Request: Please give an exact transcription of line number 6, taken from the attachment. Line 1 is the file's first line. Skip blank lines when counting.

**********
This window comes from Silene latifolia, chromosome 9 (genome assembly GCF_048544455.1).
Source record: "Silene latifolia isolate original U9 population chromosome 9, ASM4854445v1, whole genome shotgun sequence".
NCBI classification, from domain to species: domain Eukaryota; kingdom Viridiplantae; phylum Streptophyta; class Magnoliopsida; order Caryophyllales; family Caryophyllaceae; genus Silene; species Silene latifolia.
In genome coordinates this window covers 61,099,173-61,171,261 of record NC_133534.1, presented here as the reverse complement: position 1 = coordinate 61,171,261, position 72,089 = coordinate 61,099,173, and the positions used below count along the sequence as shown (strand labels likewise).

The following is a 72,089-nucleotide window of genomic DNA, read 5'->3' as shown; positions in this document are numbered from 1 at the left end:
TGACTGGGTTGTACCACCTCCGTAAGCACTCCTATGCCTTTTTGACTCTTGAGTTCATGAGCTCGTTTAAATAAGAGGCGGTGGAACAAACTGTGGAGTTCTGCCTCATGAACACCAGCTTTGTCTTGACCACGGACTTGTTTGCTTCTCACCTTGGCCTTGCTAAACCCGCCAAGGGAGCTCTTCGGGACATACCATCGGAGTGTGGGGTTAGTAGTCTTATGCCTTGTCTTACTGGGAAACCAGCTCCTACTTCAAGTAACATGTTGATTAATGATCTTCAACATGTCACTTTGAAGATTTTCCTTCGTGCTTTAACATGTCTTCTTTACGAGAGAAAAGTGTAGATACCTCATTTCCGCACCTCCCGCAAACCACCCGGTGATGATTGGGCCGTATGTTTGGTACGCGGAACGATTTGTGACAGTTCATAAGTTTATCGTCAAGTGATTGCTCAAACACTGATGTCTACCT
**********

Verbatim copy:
TGACTGGGTTGTACCACCTCCGTAAGCACTCCTATGCCTTTTTGACTCTTGAGTTCATGAGCTCGTTTAAATAAGAGGCGGTGGAACAAACTGTGGAGTTCTGCCTCATGAACACCAGCTTTGTCTTGACCACGGACTTGTTTGCTTCTCACCTTGGCCTTGCTAAACCCGCCAAGGGAGCTCTTCGGGACATACCATCGGAGTGTGGGGTTAGTAGTCTTATGCCTTGTCTTACTGGGAAACCAGCTCCTACTTCAAGTAACATGTTGATTAATGATCTTCAACATGTCACTTTGAAGATTTTCCTTCGTGCTTTAACATGTCTTCTTTACGAGAGAAAAGTGTAGATACCTCATTTCCGCACCTCCCGCAAACCACCCGGTGATGATTGGGCCGTATGTTTGGTACGCGGAACGATTTGTGACAGTTCATAAGTTTATCGTCAAGTGATTGCTCAAACACTGATGTCTACCT